Wednesday, December 30, 2015

Earth Tones: A Journey Toward Mixing My Own Paint

One of my great passions of exploration is on the subject of health: physical, cellular, ethereal, earthly.  I cannot get enough information.  A subject that has come to light for me in the past few years is electromagnetic fields (EMFs).  You can google yourself into a rabbit hole on this one, but I will say I have meet people who sincerely express and exhibit dis-ease as a result of electrical pollution exposure.  There is a LOT of information on the sources and negative aspects of man made electromagnetic fields, but like all things there are two sides.  In a dualistic world the best resource in the search for balance is nature.

This brings me to Ferric Oxide (Fe2O3).  My understanding from basic chemistry is that Fe2O3 is an oxidized iron or 'rust'.  It turns out, it is so much more than the rust of an old Schwinn that was left in the rain.  Fe2O3 is also called 'Jewelers Rouge' and is used to clean gold, silver, and other precious metals.  It is an inorganic compound found in the rocks in Sedona, Arizona and apparently, it helps protect or balance the electrical fields in and around people.  How exactly?  Well, here's another great google afternoon: Schumann Resonances and Scalar Energy.  I'm not sure the extent of it's efficacy, but it's not harmful and as it turns out, artists have been using it in paint for centuries.  So has begun my journey into mixing paints.  For me, it's a whole new exciting world of blending art and geology.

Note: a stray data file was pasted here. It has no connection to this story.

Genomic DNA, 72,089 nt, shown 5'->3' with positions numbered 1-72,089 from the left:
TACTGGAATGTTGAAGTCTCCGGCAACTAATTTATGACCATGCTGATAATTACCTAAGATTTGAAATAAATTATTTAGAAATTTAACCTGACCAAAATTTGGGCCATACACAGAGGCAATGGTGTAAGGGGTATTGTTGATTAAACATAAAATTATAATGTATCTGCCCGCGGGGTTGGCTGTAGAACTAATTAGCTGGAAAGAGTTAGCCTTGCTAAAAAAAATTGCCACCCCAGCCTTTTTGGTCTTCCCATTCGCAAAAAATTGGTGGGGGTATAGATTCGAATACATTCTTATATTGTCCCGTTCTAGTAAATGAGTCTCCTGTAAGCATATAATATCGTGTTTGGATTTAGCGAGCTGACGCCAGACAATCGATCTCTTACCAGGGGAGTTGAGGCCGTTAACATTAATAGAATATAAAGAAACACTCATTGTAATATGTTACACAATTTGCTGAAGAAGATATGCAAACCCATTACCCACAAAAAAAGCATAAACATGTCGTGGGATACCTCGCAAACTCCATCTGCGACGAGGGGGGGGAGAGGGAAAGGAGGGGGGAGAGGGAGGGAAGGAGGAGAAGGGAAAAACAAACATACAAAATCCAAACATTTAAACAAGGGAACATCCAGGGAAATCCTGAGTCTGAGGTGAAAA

My first run - I didn't make a paint exactly, but a gesso ground for a painting.  This is what I used: Clear gesso and pure powder of Ferric Oxide (with a wee bit of water to dilute).
Clear Gesso mixed with Ferric Oxide onto three 8x8" canvas.
The resulting color was absolutely vibrant!  I could not accurately capture the radiant color for the screen (that's another push to get out and see art in person).  Next I will try mixing this with my medium of choice, linseed oil and see how it differs as a paint vs a gesso ground.  This experiment drives me to try other natural grounds and possibly trying tempera painting.  One material of particular interest is mica which is abundant here in the Southern Appalachian Mountains.

Happy new year and all the new possibilities it brings to you.  Paint on!